Commercial-real-estate broker Bret Isbel has been tracking actual foreclosure sales in Maricopa County, which can take several months to occur following the issuance of a foreclosure or trustee’s sale notice.  The number of notices issued has been holding steady at between 300 and 400 a month since January, but actual foreclosures vary more widely, because it can take months — potentially even years — for a property in default to be repossessed by the lender or sold to a third party.  In Arizona, a lender can foreclose in either of two ways: It can take the borrower to court via foreclosure, or it can bypass the court system and call for a trustee’s sale, which is quicker and less expensive but requires the lender to waive certain legal rights.

Isbel said there’s no indication that the pace of commercial foreclosures is about to taper off.  If anything, it’s still building momentum.  “We’re at the tip of the iceberg, there’s no doubt,” said Isbel, of Scottsdale-based GPE Commercial Advisors. “It’s just a question of how big it is underneath.”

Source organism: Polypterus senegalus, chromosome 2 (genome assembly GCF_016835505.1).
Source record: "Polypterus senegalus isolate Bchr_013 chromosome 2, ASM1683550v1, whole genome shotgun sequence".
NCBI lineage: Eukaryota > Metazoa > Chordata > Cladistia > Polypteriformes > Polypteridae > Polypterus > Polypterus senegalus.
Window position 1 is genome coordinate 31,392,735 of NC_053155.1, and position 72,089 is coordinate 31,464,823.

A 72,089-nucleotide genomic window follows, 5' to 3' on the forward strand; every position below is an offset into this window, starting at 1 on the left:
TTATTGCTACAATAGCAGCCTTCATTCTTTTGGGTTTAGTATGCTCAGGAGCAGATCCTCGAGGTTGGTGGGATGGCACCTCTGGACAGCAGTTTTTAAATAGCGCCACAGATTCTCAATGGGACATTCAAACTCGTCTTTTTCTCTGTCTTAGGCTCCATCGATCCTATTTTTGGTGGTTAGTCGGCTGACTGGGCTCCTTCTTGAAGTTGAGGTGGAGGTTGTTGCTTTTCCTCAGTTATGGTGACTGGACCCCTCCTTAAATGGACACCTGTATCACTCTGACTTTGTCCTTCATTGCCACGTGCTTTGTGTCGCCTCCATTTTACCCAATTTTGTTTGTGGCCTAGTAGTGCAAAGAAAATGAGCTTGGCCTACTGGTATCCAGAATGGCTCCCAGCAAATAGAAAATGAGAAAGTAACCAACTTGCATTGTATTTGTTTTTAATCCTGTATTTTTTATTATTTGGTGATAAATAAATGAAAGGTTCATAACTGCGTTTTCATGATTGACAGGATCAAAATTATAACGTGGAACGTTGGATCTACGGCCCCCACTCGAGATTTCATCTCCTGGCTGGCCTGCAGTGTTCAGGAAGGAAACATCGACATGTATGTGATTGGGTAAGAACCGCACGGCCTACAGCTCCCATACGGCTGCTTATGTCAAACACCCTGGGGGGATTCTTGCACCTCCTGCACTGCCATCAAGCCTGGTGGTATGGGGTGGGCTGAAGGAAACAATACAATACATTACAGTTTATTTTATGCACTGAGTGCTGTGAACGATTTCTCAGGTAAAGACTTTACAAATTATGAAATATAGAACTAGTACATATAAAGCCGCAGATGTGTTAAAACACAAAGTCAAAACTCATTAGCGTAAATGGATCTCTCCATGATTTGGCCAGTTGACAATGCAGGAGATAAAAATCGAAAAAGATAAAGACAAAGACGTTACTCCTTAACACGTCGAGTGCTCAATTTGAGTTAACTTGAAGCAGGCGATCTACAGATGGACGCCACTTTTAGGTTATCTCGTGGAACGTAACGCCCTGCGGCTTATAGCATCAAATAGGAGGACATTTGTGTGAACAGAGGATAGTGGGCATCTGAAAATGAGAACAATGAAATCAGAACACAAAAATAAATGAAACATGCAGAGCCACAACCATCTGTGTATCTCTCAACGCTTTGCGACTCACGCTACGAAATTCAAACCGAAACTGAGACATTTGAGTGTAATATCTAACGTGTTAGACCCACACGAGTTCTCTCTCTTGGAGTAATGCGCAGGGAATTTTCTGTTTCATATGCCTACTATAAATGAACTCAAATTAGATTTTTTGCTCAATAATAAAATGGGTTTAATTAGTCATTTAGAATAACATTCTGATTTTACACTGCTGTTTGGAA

The inescapable problem for many commercial developers is that they’ve had to maintain the same construction loan payments while lowering rents because of dwindling demand for leased commercial space.  While the federal government has created programs to help homeowners in danger of foreclosure negotiate lower mortgage payments, no such program exists for commercial-property owners, and none is expected.

By and large, commercial-mortgage lenders are not modifying commercial-real-estate loans, even as commercial-lease rates have plummeted as much as 75 percent in some areas.  Isbel said county records show more than 50 commercial foreclosure sales in June, the most recent full month available, with a total mortgage value of about $54 million.  Geographically, they’re all over the map, including the East Valley, West Valley, Scottsdale, and downtown Phoenix.  [Note: Read the full article at Metro Phoenix commercial foreclosures rocket.]

Mesa mayor to fight court’s move to downtown Phoenix

[Source: Jim Walsh, Arizona Republic] — Mesa Mayor Scott Smith doesn’t want East Valley residents to get stuck paying for the closing of Maricopa County Superior Court’s criminal divisions through extra travel costs and inconvenience.  Smith plans to fight against plans to move the criminal divisions to Phoenix by the end of this year by meeting with Presiding Judge Barbara Rodriguez Mundell and the East Valley’s two representatives on the Board of Supervisors. “I think it would be a huge disservice to the East Valley for these courts to move,” Smith said.  “It’s shifting the costs and burden to individual citizens.”